To augment the basic running lights 12 and 14 shown in
In the illustrative embodiment shown in
It is contemplated that the boat lighting apparatus 18 may or may not include a redirector (see below) for redirecting at least a portion of the light rays 20 to the side surface of the hull 16. The redirector may also prevent at least a portion of the light rays from traveling horizontally away and/or upward from the hull 16 of the boat 10.
A method of the present invention includes the steps of providing one or more light sources, and mounting the one or more light sources to the boat such that when energized, the one or more light sources illuminate a the side surface of the hull 16.
In the illustrative embodiment, each of the boat lights 36 a, 36 b, 36 c and 36 d includes at least one light source for producing a number of light rays and an elongated carrier for carrying the at least one light sources. The elongated carrier is preferably adapted for directing the light rays down to the boat hull 32 along a longitudinally extending axis, wherein the longitudinally extending axis has a length that is substantially longer than the width of the carrier, as shown.
It is also contemplated that when the upper deck 31 includes one or more relatively vertically extending surfaces, additional boat lights 38 may be provided to illuminate these side surfaces as well. This may even further increase the visibility of the boat 30.
It is recognized that only the upper row of boat lights 40 a and 40 b may be necessary to illuminate the boat hull 40 down to the expected water line. However, it is contemplated that some hull designs may curve significantly inward toward the expected water line. For these boat hulls, one or more lower rows of boat lights, such as boat lights 40 c and 40 d, may be provided to illuminate the lower portion of the boat hull 40.
The elongated boat lighting apparatus 66 is shown mounted to the downward extending portion 62 just below the bumper assembly 70. The elongated boat lighting apparatus 66 includes at least one light source for producing a number of light rays as shown, and an elongated carrier for carrying the at least one light source. The elongated carrier is preferably at least partially transparent to allow the light rays produced by the one or more light source to exit the carrier. In the embodiment shown, the light rays exit the carrier in various directions including down to the downward extending portion 62 of the boat hull 60, horizontally away from the boat hull 60, and upward toward the bumper assembly 70. However, in a preferred embodiment, a redirector (not shown) may be positioned adjacent the top and outer side of the carrier to redirect substantially all of the light rays to the downward extending portion 62 of the boat hull 60. The redirector may include, for example, a separate shield placed around the top and outer side of the carrier, or may simply be a reflective coating positioned on the top and outer side surface of the carrier. Alternatively, the elongated boat lighting apparatus 66 may be incorporated into the bumper assembly 70, similar to that shown in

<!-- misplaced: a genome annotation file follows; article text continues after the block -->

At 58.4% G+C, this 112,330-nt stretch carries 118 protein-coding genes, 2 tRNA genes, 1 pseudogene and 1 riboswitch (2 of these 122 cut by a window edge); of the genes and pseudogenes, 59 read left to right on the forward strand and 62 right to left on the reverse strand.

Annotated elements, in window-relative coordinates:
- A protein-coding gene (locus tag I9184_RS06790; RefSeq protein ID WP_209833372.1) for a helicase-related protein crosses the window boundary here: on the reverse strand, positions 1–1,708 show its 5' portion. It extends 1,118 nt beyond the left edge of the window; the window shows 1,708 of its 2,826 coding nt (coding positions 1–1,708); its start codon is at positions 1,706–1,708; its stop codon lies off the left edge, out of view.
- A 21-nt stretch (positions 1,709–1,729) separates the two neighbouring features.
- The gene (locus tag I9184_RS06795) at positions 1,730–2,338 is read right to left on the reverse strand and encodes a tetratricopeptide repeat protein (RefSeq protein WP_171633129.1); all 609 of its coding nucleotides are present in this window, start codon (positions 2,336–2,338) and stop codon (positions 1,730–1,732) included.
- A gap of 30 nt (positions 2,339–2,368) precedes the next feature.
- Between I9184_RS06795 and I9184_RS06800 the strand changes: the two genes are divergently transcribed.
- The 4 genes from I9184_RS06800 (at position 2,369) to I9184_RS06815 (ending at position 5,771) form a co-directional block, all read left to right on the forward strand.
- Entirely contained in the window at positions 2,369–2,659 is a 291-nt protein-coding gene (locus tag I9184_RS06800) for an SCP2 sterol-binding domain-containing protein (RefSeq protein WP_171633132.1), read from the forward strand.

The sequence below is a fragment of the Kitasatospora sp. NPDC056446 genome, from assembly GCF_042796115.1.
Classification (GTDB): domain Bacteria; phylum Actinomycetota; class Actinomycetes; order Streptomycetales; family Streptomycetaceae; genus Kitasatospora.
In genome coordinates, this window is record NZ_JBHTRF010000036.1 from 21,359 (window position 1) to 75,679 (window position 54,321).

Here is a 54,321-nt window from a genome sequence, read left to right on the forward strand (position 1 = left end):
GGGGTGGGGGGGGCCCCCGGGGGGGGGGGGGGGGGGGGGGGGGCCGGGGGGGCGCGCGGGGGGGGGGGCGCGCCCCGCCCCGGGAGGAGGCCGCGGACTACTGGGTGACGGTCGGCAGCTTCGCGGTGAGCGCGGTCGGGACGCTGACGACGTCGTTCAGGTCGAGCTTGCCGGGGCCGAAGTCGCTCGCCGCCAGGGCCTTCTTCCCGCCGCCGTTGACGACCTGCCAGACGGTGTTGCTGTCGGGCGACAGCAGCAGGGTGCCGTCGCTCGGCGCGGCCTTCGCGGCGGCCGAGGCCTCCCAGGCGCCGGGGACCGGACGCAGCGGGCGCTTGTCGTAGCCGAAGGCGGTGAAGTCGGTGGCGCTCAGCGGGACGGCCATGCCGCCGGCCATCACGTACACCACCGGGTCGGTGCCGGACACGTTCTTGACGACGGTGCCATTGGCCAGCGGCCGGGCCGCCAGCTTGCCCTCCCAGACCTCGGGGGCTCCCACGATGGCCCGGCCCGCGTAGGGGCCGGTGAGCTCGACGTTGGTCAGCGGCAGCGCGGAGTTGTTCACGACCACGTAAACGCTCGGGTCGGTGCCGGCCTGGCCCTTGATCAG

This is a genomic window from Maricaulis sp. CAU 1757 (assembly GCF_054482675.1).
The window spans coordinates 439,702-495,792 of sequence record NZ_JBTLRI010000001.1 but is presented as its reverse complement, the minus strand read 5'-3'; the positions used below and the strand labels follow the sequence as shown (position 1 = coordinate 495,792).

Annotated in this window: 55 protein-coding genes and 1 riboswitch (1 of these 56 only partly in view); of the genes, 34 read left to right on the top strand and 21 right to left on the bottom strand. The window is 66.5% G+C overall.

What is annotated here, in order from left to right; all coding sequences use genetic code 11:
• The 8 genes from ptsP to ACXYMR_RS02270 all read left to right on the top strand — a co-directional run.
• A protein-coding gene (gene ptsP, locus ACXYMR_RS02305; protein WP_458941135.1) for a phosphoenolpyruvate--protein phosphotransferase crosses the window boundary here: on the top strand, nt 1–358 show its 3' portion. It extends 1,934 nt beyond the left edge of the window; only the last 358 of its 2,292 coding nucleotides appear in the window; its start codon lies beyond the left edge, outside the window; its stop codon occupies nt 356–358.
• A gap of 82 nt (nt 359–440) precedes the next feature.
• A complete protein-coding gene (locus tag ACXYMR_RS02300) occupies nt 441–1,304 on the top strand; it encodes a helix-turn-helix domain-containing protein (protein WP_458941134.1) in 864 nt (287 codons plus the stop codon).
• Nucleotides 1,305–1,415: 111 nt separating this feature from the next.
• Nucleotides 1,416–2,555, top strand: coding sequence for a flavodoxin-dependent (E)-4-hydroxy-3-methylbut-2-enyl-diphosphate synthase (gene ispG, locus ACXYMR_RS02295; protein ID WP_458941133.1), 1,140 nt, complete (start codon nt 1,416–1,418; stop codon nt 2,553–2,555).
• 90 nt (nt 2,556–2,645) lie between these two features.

In one embodiment, the elongated boat lighting apparatus 66 may be constructed similar to the indoor/outdoor decorative cable lights available from Light Tech, Inc., Grand Rapids, Mich. These cable lights have a parallel series of micro-tungsten bulbs wired on one inch centers and extruded in a flexible PVC clear resin carrier. The PVC helps distribute the light rays provided by the bulbs to provide a more uniform illumination along the length of the carrier. The PVC carrier also helps protect the bulbs from water, vibration and other undesirable environmental conditions.
In the illustrative embodiment, boat lighting apparatus 84 is mounted to the downward extending portion 82, just below the bumper assembly 100. The boat lighting apparatus 84 includes one or more light sources 88 for providing light rays, a housing 86 for carrying the light source 88, and a mount 91 for mounting the housing 86 to the boat. The mount 91 is shown bolted to the side of the downward extending portion 82 of the hull via a bolt or screw 92. It is contemplated, however, that any number of means may be used to attach the mount to the boat including an adhesive or the like.
The housing 86 preferably has at least one opening 90 for directing the light rays 94 to at least a portion of the hull of the boat. In the illustrative embodiment shown, the housing 86 includes a wall that extends around three sides of the light source 88, leaving the one opening 90 on the fourth downward side. Such a configuration not only helps direct the light rays 94 toward the hull of the boat, but also helps prevent at least a portion of the light rays from traveling laterally away from the hull of the boat. The inside surface of the housing 86 may be reflective, and may be shaped to help redirect the light rays 94 in a downward direction toward the hull of the boat. The housing 86 may also include a bracket (not shown) for carrying the one or more light sources 88.